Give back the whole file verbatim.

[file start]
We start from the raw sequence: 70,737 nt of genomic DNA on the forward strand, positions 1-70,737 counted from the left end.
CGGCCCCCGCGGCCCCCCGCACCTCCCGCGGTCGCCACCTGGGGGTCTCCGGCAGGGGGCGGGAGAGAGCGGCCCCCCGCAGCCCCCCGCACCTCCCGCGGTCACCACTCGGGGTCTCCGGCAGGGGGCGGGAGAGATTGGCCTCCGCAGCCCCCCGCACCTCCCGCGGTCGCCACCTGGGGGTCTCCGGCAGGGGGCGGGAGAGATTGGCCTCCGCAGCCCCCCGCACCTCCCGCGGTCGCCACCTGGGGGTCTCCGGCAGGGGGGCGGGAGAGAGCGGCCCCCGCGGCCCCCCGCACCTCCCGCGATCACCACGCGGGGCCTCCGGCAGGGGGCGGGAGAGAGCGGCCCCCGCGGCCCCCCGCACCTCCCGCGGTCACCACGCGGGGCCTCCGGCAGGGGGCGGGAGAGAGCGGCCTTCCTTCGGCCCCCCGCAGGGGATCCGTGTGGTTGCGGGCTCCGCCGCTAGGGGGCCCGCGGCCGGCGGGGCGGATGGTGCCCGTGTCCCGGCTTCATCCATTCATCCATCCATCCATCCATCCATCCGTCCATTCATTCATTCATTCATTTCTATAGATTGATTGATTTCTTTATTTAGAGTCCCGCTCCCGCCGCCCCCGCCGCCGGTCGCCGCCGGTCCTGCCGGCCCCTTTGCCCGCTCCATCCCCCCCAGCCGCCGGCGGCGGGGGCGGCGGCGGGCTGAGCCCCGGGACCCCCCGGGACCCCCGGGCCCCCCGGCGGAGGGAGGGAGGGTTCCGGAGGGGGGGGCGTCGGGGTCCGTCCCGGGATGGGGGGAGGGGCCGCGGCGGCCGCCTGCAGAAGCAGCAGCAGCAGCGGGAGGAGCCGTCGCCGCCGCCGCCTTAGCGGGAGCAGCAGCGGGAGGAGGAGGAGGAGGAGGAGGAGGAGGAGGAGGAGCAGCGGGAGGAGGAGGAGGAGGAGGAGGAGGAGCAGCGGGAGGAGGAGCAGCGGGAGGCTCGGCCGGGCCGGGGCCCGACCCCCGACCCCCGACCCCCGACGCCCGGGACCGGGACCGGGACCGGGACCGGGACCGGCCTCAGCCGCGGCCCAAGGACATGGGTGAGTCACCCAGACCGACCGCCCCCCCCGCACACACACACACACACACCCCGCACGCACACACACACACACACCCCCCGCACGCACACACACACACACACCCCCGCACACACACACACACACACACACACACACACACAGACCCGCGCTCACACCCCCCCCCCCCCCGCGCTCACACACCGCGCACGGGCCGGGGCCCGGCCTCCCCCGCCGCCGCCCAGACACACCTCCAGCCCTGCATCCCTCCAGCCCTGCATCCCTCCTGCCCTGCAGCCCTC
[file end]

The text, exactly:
We start from the raw sequence: 70,737 nt of genomic DNA on the forward strand, positions 1-70,737 counted from the left end.
CGGCCCCCGCGGCCCCCCGCACCTCCCGCGGTCGCCACCTGGGGGTCTCCGGCAGGGGGCGGGAGAGAGCGGCCCCCCGCAGCCCCCCGCACCTCCCGCGGTCACCACTCGGGGTCTCCGGCAGGGGGCGGGAGAGATTGGCCTCCGCAGCCCCCCGCACCTCCCGCGGTCGCCACCTGGGGGTCTCCGGCAGGGGGCGGGAGAGATTGGCCTCCGCAGCCCCCCGCACCTCCCGCGGTCGCCACCTGGGGGTCTCCGGCAGGGGGGCGGGAGAGAGCGGCCCCCGCGGCCCCCCGCACCTCCCGCGATCACCACGCGGGGCCTCCGGCAGGGGGCGGGAGAGAGCGGCCCCCGCGGCCCCCCGCACCTCCCGCGGTCACCACGCGGGGCCTCCGGCAGGGGGCGGGAGAGAGCGGCCTTCCTTCGGCCCCCCGCAGGGGATCCGTGTGGTTGCGGGCTCCGCCGCTAGGGGGCCCGCGGCCGGCGGGGCGGATGGTGCCCGTGTCCCGGCTTCATCCATTCATCCATCCATCCATCCATCCATCCGTCCATTCATTCATTCATTCATTTCTATAGATTGATTGATTTCTTTATTTAGAGTCCCGCTCCCGCCGCCCCCGCCGCCGGTCGCCGCCGGTCCTGCCGGCCCCTTTGCCCGCTCCATCCCCCCCAGCCGCCGGCGGCGGGGGCGGCGGCGGGCTGAGCCCCGGGACCCCCCGGGACCCCCGGGCCCCCCGGCGGAGGGAGGGAGGGTTCCGGAGGGGGGGGCGTCGGGGTCCGTCCCGGGATGGGGGGAGGGGCCGCGGCGGCCGCCTGCAGAAGCAGCAGCAGCAGCGGGAGGAGCCGTCGCCGCCGCCGCCTTAGCGGGAGCAGCAGCGGGAGGAGGAGGAGGAGGAGGAGGAGGAGGAGGAGGAGCAGCGGGAGGAGGAGGAGGAGGAGGAGGAGGAGCAGCGGGAGGAGGAGCAGCGGGAGGCTCGGCCGGGCCGGGGCCCGACCCCCGACCCCCGACCCCCGACGCCCGGGACCGGGACCGGGACCGGGACCGGGACCGGCCTCAGCCGCGGCCCAAGGACATGGGTGAGTCACCCAGACCGACCGCCCCCCCCGCACACACACACACACACACCCCGCACGCACACACACACACACACCCCCCGCACGCACACACACACACACACCCCCGCACACACACACACACACACACACACACACACACAGACCCGCGCTCACACCCCCCCCCCCCCCGCGCTCACACACCGCGCACGGGCCGGGGCCCGGCCTCCCCCGCCGCCGCCCAGACACACCTCCAGCCCTGCATCCCTCCAGCCCTGCATCCCTCCTGCCCTGCAGCCCTC